public void serialize(Object o, JsonGenerator jsonGenerator, SerializerProvider serializerProvider)
    throws IOException, JsonProcessingException {


Now, when we are configuring the ObjectMapper we can simply call setSerializerProvider and give it our custom provider and voila.

Pair Programming Without The Bad Breath

Let’s say you are working from home, but you need to do a code review or want to do pair programming or something. I was in this situation last week with a good friend. He lives about 45 minutes from me and neither of us were really in the mood to do any driving. We are both working on macbooks. I was planning on driving the programming session, so he put together the following instructions for setting up SSH access to my computer

Steps for setup:

  1. Open TCP port of your choice on the router and forward that to port 22 of the IP for your Mac (ifconfig @ command prompt, or use the network control panel to get your IP).
  2. Create a user/pwd that I can use to connect with in the Accounts Preferences Panel*
  3. Turn on Remote Login in the Sharing Preferences Panel (System Preferences).
  4. Turn on Screen Sharing.
  5. Add that user to the list of who can connect in the Allow access list box.
  6. Go to the Firewall preference panel and click on Advanced… Ensure that ssh is allowed through.

Finally, I gave him my IP address and his account information and he logged in through SSH, started screen sharing and was then viewing EVERYTHING I was viewing on the screen.  We also started up iChat and started a voice chat through our AIM connection.  The sound was actually very good and the screen sharing performance was also very good.  My friend said he could see the change on the screen as soon as he heard the key press through the microphone.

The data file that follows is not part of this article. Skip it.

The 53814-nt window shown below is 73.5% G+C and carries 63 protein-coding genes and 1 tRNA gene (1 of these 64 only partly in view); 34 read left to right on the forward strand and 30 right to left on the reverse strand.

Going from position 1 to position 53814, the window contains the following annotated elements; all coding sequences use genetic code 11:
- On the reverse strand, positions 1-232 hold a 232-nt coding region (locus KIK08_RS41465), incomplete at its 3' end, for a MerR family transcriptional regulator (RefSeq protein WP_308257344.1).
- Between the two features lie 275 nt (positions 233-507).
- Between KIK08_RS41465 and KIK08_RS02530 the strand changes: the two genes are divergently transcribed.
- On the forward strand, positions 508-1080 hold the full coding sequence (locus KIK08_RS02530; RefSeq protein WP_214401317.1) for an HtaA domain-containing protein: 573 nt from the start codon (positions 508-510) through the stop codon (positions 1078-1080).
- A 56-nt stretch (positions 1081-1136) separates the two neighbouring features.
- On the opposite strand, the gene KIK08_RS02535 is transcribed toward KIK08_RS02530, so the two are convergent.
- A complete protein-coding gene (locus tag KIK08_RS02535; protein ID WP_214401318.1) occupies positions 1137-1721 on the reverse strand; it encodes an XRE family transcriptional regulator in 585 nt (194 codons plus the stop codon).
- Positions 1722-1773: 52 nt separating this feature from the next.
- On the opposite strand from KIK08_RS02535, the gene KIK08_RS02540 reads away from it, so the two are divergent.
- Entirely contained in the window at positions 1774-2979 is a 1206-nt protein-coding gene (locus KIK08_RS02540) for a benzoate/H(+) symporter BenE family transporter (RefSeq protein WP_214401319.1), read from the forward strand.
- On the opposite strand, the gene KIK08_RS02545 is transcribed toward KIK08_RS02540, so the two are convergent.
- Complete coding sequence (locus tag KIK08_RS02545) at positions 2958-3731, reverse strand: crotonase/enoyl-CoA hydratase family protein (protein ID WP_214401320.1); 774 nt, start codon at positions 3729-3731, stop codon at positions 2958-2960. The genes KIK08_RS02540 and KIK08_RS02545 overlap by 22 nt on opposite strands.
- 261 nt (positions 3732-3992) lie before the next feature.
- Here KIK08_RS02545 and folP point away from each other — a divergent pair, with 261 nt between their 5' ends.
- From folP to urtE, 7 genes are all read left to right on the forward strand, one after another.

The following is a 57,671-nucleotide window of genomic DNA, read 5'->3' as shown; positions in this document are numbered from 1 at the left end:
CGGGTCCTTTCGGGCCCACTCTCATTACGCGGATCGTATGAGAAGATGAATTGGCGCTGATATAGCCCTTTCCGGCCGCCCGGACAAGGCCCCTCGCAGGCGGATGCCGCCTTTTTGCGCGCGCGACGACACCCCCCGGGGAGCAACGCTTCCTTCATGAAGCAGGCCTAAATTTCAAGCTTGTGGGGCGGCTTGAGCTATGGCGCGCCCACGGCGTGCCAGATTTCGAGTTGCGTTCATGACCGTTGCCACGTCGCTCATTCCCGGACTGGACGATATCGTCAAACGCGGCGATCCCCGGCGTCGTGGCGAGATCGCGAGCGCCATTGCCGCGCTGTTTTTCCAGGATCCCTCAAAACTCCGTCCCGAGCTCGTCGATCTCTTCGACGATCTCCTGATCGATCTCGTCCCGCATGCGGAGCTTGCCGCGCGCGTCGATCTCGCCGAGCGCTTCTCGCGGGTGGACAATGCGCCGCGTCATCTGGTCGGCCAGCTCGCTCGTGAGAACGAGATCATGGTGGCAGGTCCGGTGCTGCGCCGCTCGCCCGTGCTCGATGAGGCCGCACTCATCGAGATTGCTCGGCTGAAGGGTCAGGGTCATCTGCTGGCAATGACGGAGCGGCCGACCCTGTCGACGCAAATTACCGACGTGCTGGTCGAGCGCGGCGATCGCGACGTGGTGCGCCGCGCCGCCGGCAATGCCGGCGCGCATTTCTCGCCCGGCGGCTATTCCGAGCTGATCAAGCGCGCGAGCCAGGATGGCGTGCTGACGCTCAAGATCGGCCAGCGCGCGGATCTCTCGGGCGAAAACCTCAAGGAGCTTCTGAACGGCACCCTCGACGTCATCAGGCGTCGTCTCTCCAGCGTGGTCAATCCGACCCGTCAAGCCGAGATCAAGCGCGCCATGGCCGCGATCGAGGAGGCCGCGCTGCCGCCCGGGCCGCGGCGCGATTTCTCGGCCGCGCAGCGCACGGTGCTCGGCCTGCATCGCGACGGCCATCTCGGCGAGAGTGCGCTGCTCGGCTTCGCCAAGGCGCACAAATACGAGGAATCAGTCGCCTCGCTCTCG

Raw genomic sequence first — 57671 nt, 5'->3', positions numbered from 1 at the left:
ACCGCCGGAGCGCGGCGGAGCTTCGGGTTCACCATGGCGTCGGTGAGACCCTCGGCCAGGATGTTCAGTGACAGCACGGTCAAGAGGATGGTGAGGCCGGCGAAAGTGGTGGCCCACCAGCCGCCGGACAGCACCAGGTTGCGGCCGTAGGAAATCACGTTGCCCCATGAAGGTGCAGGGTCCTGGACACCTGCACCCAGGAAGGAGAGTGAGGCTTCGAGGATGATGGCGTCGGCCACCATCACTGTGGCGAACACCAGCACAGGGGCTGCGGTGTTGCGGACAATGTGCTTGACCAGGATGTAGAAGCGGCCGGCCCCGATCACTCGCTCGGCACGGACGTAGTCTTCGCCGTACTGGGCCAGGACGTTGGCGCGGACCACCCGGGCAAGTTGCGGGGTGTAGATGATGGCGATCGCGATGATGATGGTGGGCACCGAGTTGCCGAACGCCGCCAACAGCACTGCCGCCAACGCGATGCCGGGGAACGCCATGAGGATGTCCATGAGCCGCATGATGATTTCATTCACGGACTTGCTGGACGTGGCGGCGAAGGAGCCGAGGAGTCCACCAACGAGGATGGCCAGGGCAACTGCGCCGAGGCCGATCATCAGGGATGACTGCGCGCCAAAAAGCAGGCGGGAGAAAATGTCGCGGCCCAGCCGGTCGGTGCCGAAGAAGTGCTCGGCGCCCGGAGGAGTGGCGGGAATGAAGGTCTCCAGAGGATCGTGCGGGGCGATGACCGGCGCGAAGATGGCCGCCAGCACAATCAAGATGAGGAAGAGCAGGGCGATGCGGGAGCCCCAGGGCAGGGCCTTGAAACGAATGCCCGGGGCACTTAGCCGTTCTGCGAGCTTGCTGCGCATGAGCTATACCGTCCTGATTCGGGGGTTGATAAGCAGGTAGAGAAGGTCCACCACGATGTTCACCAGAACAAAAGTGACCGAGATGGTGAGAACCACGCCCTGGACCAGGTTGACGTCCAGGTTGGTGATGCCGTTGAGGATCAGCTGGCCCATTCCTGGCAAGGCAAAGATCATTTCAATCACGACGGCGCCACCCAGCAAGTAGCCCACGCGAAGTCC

In order to connect, he issued the following command line.

ssh -p <yourport> -f -L 1200:localhost:5900 <iphere> sleep 10 ; open vnc://localhost:1200

where <iphere> is replaced by the ip address I sent to him, and <yourport> is the port specified in step one.  Note that the username I setup on my machine was the same as the username he uses on his machine so he didn’t have to specify a username at login time.

We worked for about 3 hours this way, talking and programming without any issues.  Will it 100% replace in-person pair programming or code reviews, certainly not, but I plan to use it a lot with my buddy.

*You probably shouldn’t be sending the username/password combination to your friend through email or something like that.  I called mine to give him that sensitive information.

So Long Kenai

A couple of my recent posts have dealt with JSF 2 and Google’s app engine for Java. I was experimenting with this stuff in a small hobby project that was role-playing game related. It’s been benched for another role-playing game related project that I’m going to be writing in C# in XNA, but before I get to that, I want to say a fond farewell to Kenai.